Monday, December 3, 2018

Arc Poetry Walk: The Byward Market on Dec 8


Arc Walk Ottawa #6 : Byward Market : curator/guide: rob mclennan

Arc Walks Ottawa is a series of guided walks based on poetry themes and capitalizing on the rich poetry history of Canada’s capital. Residents and visitors alike are welcome to join in on the walks to learn and revel in Ottawa’s poetry.

The sixth and final walk of this series will take place in the Byward Market on Saturday, December 8th. This walk, led by rob mclennan, will showcase the poetry of this historic neighbourhood, including sites significant to Susan McMaster, Diana Brebner, Stephanie Bolster, William Hawkins, Neil Flowers, The Vanilla Reading Series and The Vogon Reading Series, WORDFEST 1983, John Bart Gerald and Capital Slam, among others.

http://robmclennansindex.blogspot.com/2018/05/arc-poetry-walks-ottawa-2018.html

The walk will begin at 3:30PM outside of the National Gallery of Canada on Sussex Avenue. During the hour-long walk, participants will visit locations where they will hear about some of Ottawa’s contemporary poetry history, and hear from a special guest poet or two. Come prepared for rain or shine!

Special guest poets include slam poet Danielle K. L. Grégoire and longtime Ottawa scribe Colin Morton.

Born in Ottawa, Canada’s glorious capital city, rob mclennan currently lives in Ottawa, where he is home full-time with the two wee girls he shares with Christine McNair. The author of more than thirty trade books of poetry, fiction and non-fiction, he won the John Newlove Poetry Award in 2010, the Council for the Arts in Ottawa Mid-Career Award in 2014, and was longlisted for the CBC Poetry Prize in 2012 and 2017. In March, 2016, he was inducted into the VERSe Ottawa Hall of Honour. His most recent titles include the poetry collection How the alphabet was made (Spuyten Duyvil, 2018) and the forthcoming Household items (Salmon Poetry, 2019) and A halt, which is empty (Mansfield Press, 2019). An editor and publisher, he runs above/ground press, seventeen seconds: a journal of poetry and poetics (ottawater.com/seventeenseconds),Touch the Donkey (touchthedonkey.blogspot.com) and the Ottawa poetry pdf annual ottawater(ottawater.com). He is “Interviews Editor” at Queen Mob’s Teahouse, editor of my (small press) writing day, and an editor/managing editor of many gendered mothers. He spent the 2007-8 academic year in Edmonton as writer-in-residence at the University of Alberta, and regularly posts reviews, essays, interviews and other notices at robmclennan.blogspot.com

Wednesday, November 21, 2018

CBC Radio Interview Another Dysfunctional Cancer Poem Anthology

You can listen to Meaghan Strimas and myself being interviewed about the Another Dysfunctional Cancer Poem Anthology (Mansfield Press) on CBC Radio's All in a Day with host, the ever-gracious Alan Neal. Launch is tonight, 7pm, The Sawdust Reading Series.

The link is here, and here - https://www.cbc.ca/listen/shows/all-in-a-day

Tuesday, November 20, 2018

Why I Am Launching the Another Dysfunctional Cancer Poem Anthology

Tomorrow night (Wed.), at 7 pm at The Sawdust Reading Series, I launch Another Dysfunctional Cancer Poem Anthology edited by Meaghan Strimas and the late Priscila Uppal, from Mansfield Press

I use I, but I'm far from alone. I read with Anita DolmanRob McLennanBlaine MarchandSusan McMasterRusty PriskeBarbara Myers, Montreal's James Hawes and Cora Sire, and two other Ottawa poets.

I owe a huge thanks also to anthology editor Meaghan Strimas, Sawdust's director Jennifer Pederson and Mansfield Press publisher/editor 
Denis De Klerck for making all this possible.


Why do the launch? Cancer affects all of us, whether we see it or not.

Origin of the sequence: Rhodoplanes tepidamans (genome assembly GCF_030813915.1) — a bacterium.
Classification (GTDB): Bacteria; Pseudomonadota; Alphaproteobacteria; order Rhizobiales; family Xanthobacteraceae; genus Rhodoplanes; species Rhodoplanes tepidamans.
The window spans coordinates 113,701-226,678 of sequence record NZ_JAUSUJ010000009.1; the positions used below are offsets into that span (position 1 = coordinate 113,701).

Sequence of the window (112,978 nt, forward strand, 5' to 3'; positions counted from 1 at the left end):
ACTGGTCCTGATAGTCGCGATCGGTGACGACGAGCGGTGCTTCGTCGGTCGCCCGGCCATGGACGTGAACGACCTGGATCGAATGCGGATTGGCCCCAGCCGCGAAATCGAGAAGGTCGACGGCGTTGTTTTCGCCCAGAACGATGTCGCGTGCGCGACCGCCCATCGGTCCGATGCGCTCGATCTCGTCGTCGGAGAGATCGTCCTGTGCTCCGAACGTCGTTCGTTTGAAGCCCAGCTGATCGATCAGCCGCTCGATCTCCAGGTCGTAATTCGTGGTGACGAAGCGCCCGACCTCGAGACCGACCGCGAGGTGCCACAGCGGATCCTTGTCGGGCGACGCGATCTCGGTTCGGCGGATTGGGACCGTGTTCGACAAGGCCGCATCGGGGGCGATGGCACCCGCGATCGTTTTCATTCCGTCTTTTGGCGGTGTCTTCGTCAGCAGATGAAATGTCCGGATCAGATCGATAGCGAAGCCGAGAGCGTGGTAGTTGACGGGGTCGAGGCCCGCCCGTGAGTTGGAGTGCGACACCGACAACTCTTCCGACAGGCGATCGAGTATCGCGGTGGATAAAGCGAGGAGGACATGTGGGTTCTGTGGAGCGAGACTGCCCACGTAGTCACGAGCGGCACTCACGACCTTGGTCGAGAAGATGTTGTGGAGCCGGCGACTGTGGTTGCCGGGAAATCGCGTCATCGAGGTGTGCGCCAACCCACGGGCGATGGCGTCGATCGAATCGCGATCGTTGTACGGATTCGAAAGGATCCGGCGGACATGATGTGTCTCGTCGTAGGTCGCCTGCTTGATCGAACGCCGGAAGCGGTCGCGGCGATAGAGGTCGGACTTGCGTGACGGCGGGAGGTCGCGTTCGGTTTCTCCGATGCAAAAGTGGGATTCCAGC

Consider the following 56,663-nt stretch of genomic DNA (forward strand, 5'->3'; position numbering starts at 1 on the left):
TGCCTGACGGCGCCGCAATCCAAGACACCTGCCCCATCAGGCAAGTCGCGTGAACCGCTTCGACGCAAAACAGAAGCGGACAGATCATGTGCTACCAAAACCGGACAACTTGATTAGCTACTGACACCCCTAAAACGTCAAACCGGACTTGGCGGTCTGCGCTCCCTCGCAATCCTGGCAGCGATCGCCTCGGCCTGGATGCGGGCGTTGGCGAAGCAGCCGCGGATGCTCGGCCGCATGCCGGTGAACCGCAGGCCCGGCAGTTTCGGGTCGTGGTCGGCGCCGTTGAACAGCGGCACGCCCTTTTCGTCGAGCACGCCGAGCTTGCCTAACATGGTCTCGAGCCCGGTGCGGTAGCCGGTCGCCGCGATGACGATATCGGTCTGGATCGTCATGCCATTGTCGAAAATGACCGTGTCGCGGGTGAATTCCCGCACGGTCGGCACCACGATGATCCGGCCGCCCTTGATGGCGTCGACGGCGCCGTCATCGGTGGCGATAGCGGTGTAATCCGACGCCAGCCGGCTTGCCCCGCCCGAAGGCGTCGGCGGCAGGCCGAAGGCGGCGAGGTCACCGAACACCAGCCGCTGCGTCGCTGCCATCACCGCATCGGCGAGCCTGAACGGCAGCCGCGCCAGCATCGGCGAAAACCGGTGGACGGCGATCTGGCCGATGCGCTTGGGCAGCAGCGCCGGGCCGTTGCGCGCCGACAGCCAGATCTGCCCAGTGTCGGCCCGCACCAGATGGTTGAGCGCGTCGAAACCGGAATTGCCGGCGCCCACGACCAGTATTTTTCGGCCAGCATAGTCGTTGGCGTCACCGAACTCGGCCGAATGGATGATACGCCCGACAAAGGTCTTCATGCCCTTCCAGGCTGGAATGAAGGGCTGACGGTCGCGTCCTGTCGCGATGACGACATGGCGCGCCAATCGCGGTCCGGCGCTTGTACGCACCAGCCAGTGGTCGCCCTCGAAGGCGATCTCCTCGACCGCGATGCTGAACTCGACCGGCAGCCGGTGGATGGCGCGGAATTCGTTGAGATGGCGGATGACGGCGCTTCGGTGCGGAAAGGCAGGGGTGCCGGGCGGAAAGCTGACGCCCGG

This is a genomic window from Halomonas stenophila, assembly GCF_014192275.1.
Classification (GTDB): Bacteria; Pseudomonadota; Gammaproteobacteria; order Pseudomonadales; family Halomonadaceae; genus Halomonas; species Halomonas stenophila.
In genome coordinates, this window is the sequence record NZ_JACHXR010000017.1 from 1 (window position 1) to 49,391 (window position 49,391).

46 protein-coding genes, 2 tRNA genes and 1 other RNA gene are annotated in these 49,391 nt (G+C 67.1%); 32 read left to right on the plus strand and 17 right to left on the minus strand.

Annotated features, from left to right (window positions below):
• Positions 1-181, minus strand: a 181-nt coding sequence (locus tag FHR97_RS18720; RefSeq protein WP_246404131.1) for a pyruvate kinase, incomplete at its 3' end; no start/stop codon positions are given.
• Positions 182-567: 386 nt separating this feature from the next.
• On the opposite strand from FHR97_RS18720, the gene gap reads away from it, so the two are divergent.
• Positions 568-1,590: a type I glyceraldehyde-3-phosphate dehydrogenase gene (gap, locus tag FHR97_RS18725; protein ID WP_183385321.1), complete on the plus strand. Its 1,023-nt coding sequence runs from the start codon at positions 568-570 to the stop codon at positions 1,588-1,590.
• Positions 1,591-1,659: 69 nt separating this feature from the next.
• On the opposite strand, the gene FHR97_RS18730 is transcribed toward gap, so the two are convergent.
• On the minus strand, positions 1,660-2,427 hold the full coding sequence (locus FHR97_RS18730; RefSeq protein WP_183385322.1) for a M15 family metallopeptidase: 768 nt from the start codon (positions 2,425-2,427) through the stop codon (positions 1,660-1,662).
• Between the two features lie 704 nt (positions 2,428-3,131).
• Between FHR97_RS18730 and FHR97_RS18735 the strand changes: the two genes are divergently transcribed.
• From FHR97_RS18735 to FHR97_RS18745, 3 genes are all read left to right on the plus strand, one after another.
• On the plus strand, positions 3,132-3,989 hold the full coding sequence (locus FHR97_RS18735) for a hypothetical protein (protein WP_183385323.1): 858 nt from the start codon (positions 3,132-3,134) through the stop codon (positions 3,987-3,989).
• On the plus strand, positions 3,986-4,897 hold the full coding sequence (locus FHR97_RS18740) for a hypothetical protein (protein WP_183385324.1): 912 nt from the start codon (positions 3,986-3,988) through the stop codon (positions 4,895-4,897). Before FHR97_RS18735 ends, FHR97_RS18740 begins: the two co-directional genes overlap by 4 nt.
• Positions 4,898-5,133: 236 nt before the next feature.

My piece is about J.P. Craig, a chum of mine whom I hung out with extensively after university. I never even knew he had passed until about a few years later, told by a close friend, who also learned late about J.P.'s passing. My poem "At the corner of Pitt and First, where I Last spoke to J.P." .is an attempt to say goodbye. I dedicate my poem to him, fellow drinker and idea-seeker of truths. We were hanging out in post-university days, doing illicit things, trying to be ourselves or, alternatively, trying to find ourselves.

I've lost very special people to cancer, from my mother-in-law, Jacomina Iet Dolman (cancer of the esophagus, that spread quickly; her death and suffering I still grapple with through the lens of my fiction); to my high-school chum, Helen  (vulvar cancer) this Feb. 9 (sweet Jesus, what a bad day-before-my-birthday that was, a loggerhead to my stomach and soul). 

S.A. Baz Collins, for whom I recently did a beta reading of his speculative-fiction manuscript, Beware of Mohawks Bearing Gifts, after going through the gamut of chemo treatments, has been declared NED (No Evidence of Disease) by his doctor for a few months now. For this, I'm thankful.

As well, my older sister was diagnosed about two years ago with a rare form of lung cancer that non-smokers gets. It's incurable but treatable. For the treatable aspect, I am also grateful.

It is hard, and difficult to make sense of, so I fight it, with words, however I can. Because I must do something.

That's why I stepped up to launch the Mansfield Press anthology. My effort is also a tribute to late co-editor, poet, novelist and playwright Priscila Uppal who passed away Sept. 5 2018 after a long battle with synovial sarcoma, a rare disease she once called “the Kick in Your Face Cancer.”  (The Toronto Star, September 5, 2018). She was 43. 

Priscila Uppal, of  admirable work ethic, prolific writing, feistiness, and zeal to live and enjoy life, no matter what the future held, would, I think, approve of the launch.

And I'm happy to say that ten other anthology contributors, from Montreal and Ottawa area, are also joining me.

Friday, November 2, 2018

Arc Walk Hintonburg on Friday, November 9

Arc Walks Ottawa is a series of guided walks based on poetry themes and capitalizing on the rich poetry history of Canada’s capital. Residents and visitors alike are welcome to join in on the walks to learn and revel in Ottawa’s poetry.

The fifth, and penultimate, walk of this series will take place in Hintonburg on Friday, November 9th. This walk, led by rob mclennan, will showcase the poetry of this historic neighbourhood, including sites significant to Diana Brebner, Collected Works Bookstore and Coffeebar, The Dusty Owl Reading Series, Dennis Tourbin and Anita Lahey.